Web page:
‘No,’ replied Grouchy. ‘It would be committing an unpardonable military fault to divide my troops and cause them to operate upon both banks of the Dyle. I would expose both of these bodies, which would be unable to support each other, to the danger of being crushed by forces two or three times more numerous.’ (3)
The battle in which Vallin might have assisted was the Battle of Waterloo. After the French defeat, Vallin’s cavalry flanked the army in its retreat towards Paris, pursued by the Prussians. The French provisional government promoted Vallin to lieutenant general. On July 1, 1815, on the plain of Montrouge outside Paris, Vallin made one last attempt to defend the city.
The Bourbon Restoration
Louis Vallin initially resisted serving under the restored Bourbons, but he soon rallied to the new government. He was rewarded with the post of inspector general of cavalry and the title of viscount. In 1822-23, Vallin was one of the commanders of the army on France’s border with Spain. Initially an observation corps, this became the Army of the Pyrenees (see the 1823 French invasion of Spain). Vallin led the vanguard of the invading force. On April 6, 1823, at the Bidassoa River, he was confronted with a small band of insurgents led by Colonel Charles Fabvier. While Fabvier tried to convince the French soldiers to desert,
General Vallin galloped up to a piece of artillery in battery on the French abutment of the broken bridge, and, without parleying an instant with the refugees, ordered them to be immediately fired upon. A round shot was accordingly fired from across the river, but whether from accident or forbearance, it passed wide of the party. Fabvier and his men looking on the absence of a shower of grape shot as a signal of seditious complicity with them, waved their flag and cried ‘Vive l’Artillerie!’ But the only answer they got was a discharge of grape shot, by order of General Vallin, which brought down an officer and several of the refugees. The rest stood their ground, however, till a third discharge tore the tri-coloured flag, killed the bearer of it, and covered the Spanish bank of the river with killed and wounded. The fate of Spain, of France, and of Europe…depended on the resolution of the general, and the obedience of a few artillerymen. This first exchange of fire between the army of the King and the army of the revolution caused a long separation between the two causes. ‘General Vallin,’ said Louis XVIII, on seeing this brave soldier again after the campaign, ‘your cannon shot saved Europe!’ (4)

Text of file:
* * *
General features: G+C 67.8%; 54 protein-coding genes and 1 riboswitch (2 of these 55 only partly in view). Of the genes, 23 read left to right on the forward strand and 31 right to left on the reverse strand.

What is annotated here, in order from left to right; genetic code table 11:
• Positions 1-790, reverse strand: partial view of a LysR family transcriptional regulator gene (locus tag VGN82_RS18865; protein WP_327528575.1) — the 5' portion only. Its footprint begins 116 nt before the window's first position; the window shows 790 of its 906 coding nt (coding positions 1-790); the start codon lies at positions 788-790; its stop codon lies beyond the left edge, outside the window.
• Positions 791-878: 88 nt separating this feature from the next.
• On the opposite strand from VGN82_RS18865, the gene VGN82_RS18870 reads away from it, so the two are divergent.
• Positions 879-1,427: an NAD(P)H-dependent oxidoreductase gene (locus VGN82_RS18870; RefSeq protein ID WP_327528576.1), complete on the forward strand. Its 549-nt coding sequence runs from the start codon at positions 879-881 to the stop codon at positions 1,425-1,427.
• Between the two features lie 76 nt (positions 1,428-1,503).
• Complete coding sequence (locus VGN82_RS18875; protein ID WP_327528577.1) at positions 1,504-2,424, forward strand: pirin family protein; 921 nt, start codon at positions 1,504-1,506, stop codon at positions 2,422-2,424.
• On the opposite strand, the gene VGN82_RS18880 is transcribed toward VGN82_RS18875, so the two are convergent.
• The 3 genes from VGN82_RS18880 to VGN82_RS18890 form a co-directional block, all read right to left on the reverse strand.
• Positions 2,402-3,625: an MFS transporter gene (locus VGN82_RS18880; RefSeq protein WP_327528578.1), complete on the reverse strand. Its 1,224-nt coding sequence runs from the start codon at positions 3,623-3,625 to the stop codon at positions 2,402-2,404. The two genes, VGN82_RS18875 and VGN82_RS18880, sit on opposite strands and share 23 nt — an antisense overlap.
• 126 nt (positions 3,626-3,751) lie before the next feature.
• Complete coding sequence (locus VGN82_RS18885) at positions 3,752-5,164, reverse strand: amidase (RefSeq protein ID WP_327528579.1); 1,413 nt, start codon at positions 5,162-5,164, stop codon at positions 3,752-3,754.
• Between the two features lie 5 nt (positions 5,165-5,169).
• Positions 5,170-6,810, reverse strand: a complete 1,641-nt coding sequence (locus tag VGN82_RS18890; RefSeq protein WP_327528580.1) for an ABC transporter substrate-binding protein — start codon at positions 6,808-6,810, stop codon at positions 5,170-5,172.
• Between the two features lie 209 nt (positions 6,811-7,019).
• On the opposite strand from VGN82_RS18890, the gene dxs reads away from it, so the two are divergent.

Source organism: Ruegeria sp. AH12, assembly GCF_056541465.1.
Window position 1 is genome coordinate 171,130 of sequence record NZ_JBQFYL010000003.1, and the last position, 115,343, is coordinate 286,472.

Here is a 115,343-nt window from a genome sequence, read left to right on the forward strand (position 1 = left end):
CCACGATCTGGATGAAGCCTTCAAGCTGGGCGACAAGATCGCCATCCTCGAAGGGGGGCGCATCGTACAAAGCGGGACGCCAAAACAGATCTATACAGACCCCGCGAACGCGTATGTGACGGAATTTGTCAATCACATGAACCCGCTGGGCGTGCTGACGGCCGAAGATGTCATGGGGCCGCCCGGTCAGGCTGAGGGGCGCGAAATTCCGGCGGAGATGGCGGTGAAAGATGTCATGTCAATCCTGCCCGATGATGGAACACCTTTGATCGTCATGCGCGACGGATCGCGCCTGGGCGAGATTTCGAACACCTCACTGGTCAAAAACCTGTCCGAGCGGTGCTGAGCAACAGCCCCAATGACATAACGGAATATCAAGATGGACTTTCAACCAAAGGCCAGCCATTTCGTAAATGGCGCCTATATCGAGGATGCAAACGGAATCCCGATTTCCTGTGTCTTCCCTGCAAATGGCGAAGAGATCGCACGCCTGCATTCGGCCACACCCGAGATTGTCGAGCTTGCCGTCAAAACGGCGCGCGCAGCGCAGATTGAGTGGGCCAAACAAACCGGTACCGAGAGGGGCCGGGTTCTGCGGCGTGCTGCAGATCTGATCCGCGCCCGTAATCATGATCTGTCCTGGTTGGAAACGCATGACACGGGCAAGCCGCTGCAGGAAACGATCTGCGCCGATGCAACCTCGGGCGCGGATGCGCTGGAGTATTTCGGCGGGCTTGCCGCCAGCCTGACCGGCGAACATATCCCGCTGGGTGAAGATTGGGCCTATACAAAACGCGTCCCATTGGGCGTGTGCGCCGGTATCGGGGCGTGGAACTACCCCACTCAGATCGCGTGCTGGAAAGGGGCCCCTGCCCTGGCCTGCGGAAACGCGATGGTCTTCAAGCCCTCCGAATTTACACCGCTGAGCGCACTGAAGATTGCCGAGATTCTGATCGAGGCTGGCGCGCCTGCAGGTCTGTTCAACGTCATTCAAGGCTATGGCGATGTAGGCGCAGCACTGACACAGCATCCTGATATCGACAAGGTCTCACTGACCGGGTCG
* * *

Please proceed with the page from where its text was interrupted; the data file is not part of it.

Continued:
After entering Madrid, the Duke of Angoulême sent a detachment under Vallin in pursuit of the Spanish corps that had formed the garrison there. Vallin caught up with the Spanish corps outside Talavera and defeated them. The Spanish campaign resulted in Vallin becoming a grand officer of the Legion of Honour.
Louis Vallin continued to serve off and on as an inspector general of cavalry until 1828. After a period of inactivity, he served as an inspector general of gendarmerie in 1834-35. In 1839 he was placed on reserve. In 1848 he officially retired.
General Louis Vallin died on December 25, 1854 in Paris, at the age of 84. His name is inscribed on the Arc de Triomphe in Paris.
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- This and other biographical information about Louis Vallin comes from Louis-Gabriel Michaud, Biographie Universelle Ancienne et Moderne, Nouvelle Édition, Vol. 42 (Paris, 1865), pp. 506-507.
- Camille Rousset, ed., Recollections of Marshal Macdonald, Duke of Tarentum, translated by Stephen Louis Simeon (New York, 1893), pp. 144-145.
- Henry Houssaye, 1815 Waterloo, translated by S.R. Willis (Kansas City, Mo., 1905), pp. 156-157.
- Alphonse de Lamartine, The History of the Restoration of Monarchy in France, Vol. 4 (London: 1854), p. 132.
General Vallin galloped up to a piece of artillery in battery on the French abutment of the broken bridge, and, without parleying an instant with the refugees, ordered them to be immediately fired upon.
Alphonse de Lamartine